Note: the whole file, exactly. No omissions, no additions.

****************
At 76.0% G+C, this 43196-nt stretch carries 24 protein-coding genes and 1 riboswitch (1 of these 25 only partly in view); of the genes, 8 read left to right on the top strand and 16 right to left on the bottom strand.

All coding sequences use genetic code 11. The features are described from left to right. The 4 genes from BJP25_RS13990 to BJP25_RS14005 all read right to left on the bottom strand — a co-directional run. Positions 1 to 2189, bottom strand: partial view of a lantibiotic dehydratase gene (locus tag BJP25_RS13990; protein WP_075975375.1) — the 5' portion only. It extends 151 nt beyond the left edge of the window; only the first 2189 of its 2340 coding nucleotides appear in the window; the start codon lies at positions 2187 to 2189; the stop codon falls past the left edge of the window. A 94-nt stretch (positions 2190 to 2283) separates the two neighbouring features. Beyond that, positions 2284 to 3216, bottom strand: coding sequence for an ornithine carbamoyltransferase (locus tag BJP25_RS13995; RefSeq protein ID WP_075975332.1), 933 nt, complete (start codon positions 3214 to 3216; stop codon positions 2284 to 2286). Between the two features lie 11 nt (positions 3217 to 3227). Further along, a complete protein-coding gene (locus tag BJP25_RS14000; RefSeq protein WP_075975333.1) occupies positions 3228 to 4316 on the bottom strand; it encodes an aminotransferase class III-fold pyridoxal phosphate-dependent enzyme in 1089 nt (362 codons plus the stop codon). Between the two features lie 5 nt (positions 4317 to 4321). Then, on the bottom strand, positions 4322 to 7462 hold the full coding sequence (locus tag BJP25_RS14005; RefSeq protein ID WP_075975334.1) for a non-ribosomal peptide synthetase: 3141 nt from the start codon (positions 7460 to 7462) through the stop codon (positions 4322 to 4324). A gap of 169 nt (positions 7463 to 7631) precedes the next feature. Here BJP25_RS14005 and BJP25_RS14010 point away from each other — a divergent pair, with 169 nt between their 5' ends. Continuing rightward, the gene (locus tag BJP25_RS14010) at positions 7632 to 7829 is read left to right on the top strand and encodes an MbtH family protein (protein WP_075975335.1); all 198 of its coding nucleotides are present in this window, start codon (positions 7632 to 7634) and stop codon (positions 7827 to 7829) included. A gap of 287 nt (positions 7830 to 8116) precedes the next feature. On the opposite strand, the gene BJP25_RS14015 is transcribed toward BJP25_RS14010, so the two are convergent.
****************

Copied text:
At 76.0% G+C, this 43196-nt stretch carries 24 protein-coding genes and 1 riboswitch (1 of these 25 only partly in view); of the genes, 8 read left to right on the top strand and 16 right to left on the bottom strand.

All coding sequences use genetic code 11. The features are described from left to right. The 4 genes from BJP25_RS13990 to BJP25_RS14005 all read right to left on the bottom strand — a co-directional run. Positions 1 to 2189, bottom strand: partial view of a lantibiotic dehydratase gene (locus tag BJP25_RS13990; protein WP_075975375.1) — the 5' portion only. It extends 151 nt beyond the left edge of the window; only the first 2189 of its 2340 coding nucleotides appear in the window; the start codon lies at positions 2187 to 2189; the stop codon falls past the left edge of the window. A 94-nt stretch (positions 2190 to 2283) separates the two neighbouring features. Beyond that, positions 2284 to 3216, bottom strand: coding sequence for an ornithine carbamoyltransferase (locus tag BJP25_RS13995; RefSeq protein ID WP_075975332.1), 933 nt, complete (start codon positions 3214 to 3216; stop codon positions 2284 to 2286). Between the two features lie 11 nt (positions 3217 to 3227). Further along, a complete protein-coding gene (locus tag BJP25_RS14000; RefSeq protein WP_075975333.1) occupies positions 3228 to 4316 on the bottom strand; it encodes an aminotransferase class III-fold pyridoxal phosphate-dependent enzyme in 1089 nt (362 codons plus the stop codon). Between the two features lie 5 nt (positions 4317 to 4321). Then, on the bottom strand, positions 4322 to 7462 hold the full coding sequence (locus tag BJP25_RS14005; RefSeq protein ID WP_075975334.1) for a non-ribosomal peptide synthetase: 3141 nt from the start codon (positions 7460 to 7462) through the stop codon (positions 4322 to 4324). A gap of 169 nt (positions 7463 to 7631) precedes the next feature. Here BJP25_RS14005 and BJP25_RS14010 point away from each other — a divergent pair, with 169 nt between their 5' ends. Continuing rightward, the gene (locus tag BJP25_RS14010) at positions 7632 to 7829 is read left to right on the top strand and encodes an MbtH family protein (protein WP_075975335.1); all 198 of its coding nucleotides are present in this window, start codon (positions 7632 to 7634) and stop codon (positions 7827 to 7829) included. A gap of 287 nt (positions 7830 to 8116) precedes the next feature. On the opposite strand, the gene BJP25_RS14015 is transcribed toward BJP25_RS14010, so the two are convergent.